These problems coupled with lack of tolerances in the manufacturing process and valve output hysteresis result in erratic working cylinder operation. In accordance with embodiments of the present invention, the hydraulic remote control end capsshown in the conventional system of FIGS. 2-4 are eliminated. In addition, check valve 112 is constructed or designed so that the flow rate Q across the valve is substantially linear to the differential pressure (P.sub.s1 -P.sub.s2) and not the squareroot thereof. To achieve flow rates directly proportional to differential pressure, the spring 116 must be properly designed. The spring rate is selected for the given valve area so that a flow rate Q.sub.3 at the check valve 112 position that causesthe valve element to lift 0.10 inches is 10 (ten) times the flow rate Q.sub.1 when the check valve element is lifted 0.010 inches and two (2) times the flow rate Q.sub.2 when the check valve element is lifted 0.05 inches. The spring force is inverselyproportional to the check valve position. As a result, the spring force and the differential pressure (P.sub.s1 -P.sub.s2) will be approximately proportional to the flow rate Q across the check valve or Q=CA(P.sub.s1 -P.sub.s2). In the presentinvention, a single measuring device or control is used which measures flow rate by measuring or sensing the differential pressure (P.sub.s1 -P.sub.s2) to either cylinder port 108, 110 that is across check valve 112. The differential pressure is fedback to a summing device causing movement of the directional valve spool as required to maintain the differential pressure equal to or balanced with a command force or signal. If the differential pressure does not match the command force, the summingdevice will cause the directional valve spool to move until a balance is achieved The assemblies in accordance with the present invention provide flow rates which are substantially the same for a given input signal set by the degree of rotation of levertravel, for example. In addition, flow rates from each of the directional or control valves in a valve bank are pressure compensated. Opening of additional valves results in repositioning of the valve spools to maintain the desired flow rates. Compensation is made for pressure changes. The basic concepts of the present invention are usable in hydraulically remote control valves, electro-hydraulic remote control valves, solenoid controlled valves and electro-hydraulic remote control valveswhich use an electromagnetic force as a command signal instead of a fluid pressure signal. In addition, the concepts may be used in two stage or single stage applications.

INDIVIDUALLY PRESSURE COMPENSATED HYDRAULIC REMOTE CONTROLLED VALVE

A pressure compensated mobile hydraulic control valve assembly 200 in accordance with the present invention is shown in FIG. 6 and schematically illustrated in FIG. 7. Assembly 200 includes a directional valve assembly 202 and a pressurecompensating or feedback control 204. Only a single directional valve is illustrated in FIGS. 6 and 7. Valve 202 may be one of a bank of valves. Conventional items or portions of the valve will be designated with the same numerals used to designatelike portions in FIGS. 1-4. Valve 202 includes a body 203 which defines bore 86. Bore 86 receives shiftable valve spool 92. Body 203 includes inlet and outlet ports (not shown). The inlet port is connected to center recess 94 and inlet passage 102. Inlet passage 102 is connected to outlet or pressure passage 104 through load holding check valve subassembly 106. Check valve subassembly 106 includes check valve element 112 slidable within cap 118 and biased to the closed position by spring 116having a spring rate as discussed above Valve 200 includes first cylinder port 108 and second cylinder port 110. Spool 92 includes lands 146, 148, 150, 152 and center land 144. Control valve spool 92 moves within the valve body bore 86 to providedirectional control of the fluid moving through the valve. Valve body 203 of FIG. 6 has been modified slightly from the body illustrated in FIGS. 2-4. The body is drilled to form an extension 102' of input passage 102 which is ported to control 204. Pressure passage 104 is ported through a drilled passage 104' to control 204. Finally the tank passage or drain recess is similarly drilled and ported to control 204 along passage portion 96'.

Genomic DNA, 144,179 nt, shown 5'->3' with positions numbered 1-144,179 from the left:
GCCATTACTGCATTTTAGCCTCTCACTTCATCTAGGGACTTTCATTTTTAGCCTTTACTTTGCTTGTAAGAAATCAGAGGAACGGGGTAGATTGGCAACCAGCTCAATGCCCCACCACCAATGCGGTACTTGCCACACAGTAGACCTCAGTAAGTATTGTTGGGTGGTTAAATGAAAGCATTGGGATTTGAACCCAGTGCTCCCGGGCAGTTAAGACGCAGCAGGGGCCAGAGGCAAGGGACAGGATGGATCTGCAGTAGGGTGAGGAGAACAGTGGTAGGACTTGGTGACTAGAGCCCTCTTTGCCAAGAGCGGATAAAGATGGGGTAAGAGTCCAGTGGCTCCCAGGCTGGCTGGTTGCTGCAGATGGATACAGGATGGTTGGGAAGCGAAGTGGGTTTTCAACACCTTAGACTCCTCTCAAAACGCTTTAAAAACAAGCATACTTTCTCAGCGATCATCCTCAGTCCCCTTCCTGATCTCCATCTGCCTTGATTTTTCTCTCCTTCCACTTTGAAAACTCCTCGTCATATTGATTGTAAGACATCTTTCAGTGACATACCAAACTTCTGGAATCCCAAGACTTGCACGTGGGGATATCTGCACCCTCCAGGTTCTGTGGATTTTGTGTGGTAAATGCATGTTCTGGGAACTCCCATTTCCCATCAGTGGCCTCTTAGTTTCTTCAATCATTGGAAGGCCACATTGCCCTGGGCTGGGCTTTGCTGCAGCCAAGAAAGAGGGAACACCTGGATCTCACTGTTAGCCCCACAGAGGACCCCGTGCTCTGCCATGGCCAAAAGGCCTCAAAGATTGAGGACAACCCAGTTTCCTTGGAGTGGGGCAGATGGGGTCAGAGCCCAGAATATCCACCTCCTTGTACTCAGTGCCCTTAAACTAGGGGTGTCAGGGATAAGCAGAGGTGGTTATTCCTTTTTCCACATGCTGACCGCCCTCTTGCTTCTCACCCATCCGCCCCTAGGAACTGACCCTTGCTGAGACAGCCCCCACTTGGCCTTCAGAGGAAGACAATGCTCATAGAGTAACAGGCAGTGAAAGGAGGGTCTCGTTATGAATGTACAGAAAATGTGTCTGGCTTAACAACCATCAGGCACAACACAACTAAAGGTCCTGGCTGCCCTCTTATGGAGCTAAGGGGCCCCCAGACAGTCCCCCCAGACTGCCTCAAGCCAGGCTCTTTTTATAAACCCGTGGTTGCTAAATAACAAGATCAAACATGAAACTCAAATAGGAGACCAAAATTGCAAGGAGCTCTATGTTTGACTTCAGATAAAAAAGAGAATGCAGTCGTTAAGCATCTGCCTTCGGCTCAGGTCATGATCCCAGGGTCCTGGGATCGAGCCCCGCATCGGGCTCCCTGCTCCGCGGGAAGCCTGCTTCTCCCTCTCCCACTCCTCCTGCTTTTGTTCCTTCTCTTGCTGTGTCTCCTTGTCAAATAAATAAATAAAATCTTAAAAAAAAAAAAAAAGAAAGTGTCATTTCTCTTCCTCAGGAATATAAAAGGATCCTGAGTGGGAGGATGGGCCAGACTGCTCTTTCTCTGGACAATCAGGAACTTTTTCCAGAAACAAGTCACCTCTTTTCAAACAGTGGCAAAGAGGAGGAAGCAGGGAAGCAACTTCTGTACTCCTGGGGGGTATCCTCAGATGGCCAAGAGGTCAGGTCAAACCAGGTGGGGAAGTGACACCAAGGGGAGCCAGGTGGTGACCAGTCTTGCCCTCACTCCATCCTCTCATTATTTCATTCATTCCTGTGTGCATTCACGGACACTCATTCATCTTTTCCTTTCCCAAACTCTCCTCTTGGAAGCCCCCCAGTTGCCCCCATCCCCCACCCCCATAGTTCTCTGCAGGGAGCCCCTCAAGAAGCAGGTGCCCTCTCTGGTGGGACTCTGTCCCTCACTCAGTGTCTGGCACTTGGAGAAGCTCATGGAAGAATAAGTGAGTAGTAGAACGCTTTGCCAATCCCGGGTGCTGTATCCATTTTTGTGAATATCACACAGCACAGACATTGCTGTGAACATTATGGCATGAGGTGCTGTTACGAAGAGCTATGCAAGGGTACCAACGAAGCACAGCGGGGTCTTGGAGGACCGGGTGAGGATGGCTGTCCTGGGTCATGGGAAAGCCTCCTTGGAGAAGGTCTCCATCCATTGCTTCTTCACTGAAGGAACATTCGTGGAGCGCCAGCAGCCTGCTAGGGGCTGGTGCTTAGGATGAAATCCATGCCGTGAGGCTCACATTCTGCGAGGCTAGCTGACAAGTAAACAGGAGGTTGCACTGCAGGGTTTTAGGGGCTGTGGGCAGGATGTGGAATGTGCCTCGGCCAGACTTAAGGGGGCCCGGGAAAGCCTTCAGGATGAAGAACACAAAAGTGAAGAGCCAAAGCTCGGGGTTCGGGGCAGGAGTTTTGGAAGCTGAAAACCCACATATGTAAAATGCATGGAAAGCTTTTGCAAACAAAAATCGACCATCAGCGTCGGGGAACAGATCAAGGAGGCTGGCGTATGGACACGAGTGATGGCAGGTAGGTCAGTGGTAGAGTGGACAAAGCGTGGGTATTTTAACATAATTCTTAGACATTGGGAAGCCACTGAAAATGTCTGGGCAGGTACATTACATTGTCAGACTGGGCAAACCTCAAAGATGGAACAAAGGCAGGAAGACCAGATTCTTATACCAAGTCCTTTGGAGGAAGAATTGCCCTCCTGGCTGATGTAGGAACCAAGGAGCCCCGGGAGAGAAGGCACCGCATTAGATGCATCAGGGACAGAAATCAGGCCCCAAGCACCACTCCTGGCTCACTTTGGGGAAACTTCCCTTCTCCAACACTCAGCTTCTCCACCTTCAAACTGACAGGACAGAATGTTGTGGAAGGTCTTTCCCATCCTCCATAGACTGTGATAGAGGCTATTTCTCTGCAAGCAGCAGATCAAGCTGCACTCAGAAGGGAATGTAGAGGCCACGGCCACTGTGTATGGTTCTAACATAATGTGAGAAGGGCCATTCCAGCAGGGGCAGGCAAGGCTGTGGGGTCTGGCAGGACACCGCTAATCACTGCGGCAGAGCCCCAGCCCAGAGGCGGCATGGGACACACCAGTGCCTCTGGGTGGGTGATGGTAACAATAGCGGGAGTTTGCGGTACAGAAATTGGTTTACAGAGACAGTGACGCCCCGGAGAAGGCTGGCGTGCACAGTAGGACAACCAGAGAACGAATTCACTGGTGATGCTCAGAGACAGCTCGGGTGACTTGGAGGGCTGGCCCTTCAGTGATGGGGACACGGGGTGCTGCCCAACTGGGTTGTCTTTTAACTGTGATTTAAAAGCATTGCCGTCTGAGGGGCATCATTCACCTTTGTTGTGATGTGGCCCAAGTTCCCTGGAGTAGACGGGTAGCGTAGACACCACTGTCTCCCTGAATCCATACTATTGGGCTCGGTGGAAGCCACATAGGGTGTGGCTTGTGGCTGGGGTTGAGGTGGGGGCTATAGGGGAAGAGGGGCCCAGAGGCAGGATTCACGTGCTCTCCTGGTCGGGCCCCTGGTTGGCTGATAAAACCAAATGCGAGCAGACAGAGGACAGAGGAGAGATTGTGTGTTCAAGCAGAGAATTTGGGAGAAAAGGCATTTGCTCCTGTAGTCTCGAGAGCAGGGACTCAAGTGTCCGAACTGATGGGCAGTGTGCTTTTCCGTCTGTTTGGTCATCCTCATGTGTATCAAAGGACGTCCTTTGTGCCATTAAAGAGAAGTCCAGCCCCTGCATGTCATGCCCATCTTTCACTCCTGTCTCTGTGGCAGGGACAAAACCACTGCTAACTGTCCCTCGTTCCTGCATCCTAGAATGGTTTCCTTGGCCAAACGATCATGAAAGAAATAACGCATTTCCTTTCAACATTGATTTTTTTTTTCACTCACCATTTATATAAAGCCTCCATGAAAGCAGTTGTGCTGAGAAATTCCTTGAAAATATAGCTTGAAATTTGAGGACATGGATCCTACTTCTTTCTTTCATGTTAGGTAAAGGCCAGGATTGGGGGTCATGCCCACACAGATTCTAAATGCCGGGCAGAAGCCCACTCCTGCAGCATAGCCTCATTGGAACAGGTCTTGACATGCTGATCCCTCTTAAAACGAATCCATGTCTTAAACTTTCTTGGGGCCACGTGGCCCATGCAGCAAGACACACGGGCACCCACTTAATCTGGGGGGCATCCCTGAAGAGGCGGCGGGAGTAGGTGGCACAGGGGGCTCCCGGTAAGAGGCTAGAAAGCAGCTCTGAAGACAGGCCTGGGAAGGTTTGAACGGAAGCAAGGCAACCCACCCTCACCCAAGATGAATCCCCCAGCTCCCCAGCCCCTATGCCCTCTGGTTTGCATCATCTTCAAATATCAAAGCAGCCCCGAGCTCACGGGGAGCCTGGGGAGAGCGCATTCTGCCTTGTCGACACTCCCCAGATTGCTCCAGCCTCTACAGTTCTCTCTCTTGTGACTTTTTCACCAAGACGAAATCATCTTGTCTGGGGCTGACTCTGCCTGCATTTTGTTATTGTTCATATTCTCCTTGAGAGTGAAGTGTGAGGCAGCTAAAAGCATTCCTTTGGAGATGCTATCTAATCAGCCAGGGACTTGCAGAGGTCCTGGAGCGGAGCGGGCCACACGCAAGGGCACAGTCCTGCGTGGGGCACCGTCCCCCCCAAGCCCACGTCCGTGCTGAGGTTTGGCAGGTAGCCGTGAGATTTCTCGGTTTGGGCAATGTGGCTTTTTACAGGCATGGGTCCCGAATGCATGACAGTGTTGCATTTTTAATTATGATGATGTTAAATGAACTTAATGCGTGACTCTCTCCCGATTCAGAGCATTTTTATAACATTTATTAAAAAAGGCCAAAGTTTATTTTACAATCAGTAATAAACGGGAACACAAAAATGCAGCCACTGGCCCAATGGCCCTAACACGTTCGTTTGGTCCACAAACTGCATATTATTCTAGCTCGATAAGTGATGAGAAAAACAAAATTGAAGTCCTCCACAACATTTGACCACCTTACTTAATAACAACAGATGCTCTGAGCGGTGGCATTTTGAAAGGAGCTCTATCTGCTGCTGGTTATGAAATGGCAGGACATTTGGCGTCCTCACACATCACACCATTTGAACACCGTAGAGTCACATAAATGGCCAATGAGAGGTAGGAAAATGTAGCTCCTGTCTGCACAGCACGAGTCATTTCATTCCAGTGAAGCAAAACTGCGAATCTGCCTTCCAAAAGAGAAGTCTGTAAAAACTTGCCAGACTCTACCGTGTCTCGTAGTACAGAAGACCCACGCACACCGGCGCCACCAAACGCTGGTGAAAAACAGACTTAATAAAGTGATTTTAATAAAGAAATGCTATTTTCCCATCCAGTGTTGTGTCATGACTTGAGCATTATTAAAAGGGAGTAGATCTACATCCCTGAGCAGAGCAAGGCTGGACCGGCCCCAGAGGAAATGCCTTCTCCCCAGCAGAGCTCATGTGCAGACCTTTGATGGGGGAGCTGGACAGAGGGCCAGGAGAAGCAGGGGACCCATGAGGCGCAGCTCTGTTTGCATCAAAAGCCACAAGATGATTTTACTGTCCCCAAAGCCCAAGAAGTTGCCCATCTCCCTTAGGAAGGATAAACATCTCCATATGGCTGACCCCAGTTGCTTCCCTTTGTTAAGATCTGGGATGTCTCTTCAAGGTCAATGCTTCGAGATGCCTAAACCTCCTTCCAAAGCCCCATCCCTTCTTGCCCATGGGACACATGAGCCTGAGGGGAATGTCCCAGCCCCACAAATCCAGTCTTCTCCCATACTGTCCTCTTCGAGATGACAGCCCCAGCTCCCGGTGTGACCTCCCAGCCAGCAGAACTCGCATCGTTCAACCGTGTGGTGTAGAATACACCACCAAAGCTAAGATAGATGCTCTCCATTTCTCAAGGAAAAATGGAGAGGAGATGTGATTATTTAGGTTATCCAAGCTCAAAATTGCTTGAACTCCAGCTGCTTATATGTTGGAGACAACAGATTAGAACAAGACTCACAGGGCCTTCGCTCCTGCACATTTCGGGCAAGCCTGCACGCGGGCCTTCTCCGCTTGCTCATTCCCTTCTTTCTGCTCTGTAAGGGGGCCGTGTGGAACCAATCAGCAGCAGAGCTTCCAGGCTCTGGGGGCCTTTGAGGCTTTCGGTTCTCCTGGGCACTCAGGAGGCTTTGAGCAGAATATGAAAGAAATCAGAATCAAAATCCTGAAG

Assembly 204 includes a body 220. Body 220 defines a first command pressure or signal input port 222, a second command pressure or signal input port 224, a servo bore 226 and a pilot bore 228. A fastener 230 is threaded to an end 232 of spool92. A pilot piston 234 is slidably disposed within bore 228 dividing the bore into cylinder chambers 236, 238. Piston 234 includes a rod portion 240 connected to a head 242 of fastener 230. Shifting of piston 234 will, therefore, position spool 92within the valve body 203.

Piston 234 and spool 92 are biased to a centered or neutral position by a spring assembly 244. Spring assembly 244 includes a first generally cup shaped retainer 246. Retainer 246 defines a center bore 248. Retainer 246 is positioned on end232 of spool 92 and in engagement with a side of the valve body 203. A second retainer 250 opposes retainer 246 and engages head 242 of fastener 230. A coil spring 252 extends between and engages retainers 246, 250. Due to the positioning of theretainers in the spring, the spring resists movement of spool 92 to the right and to the left thereby biasing the spool towards its centered or neutral position.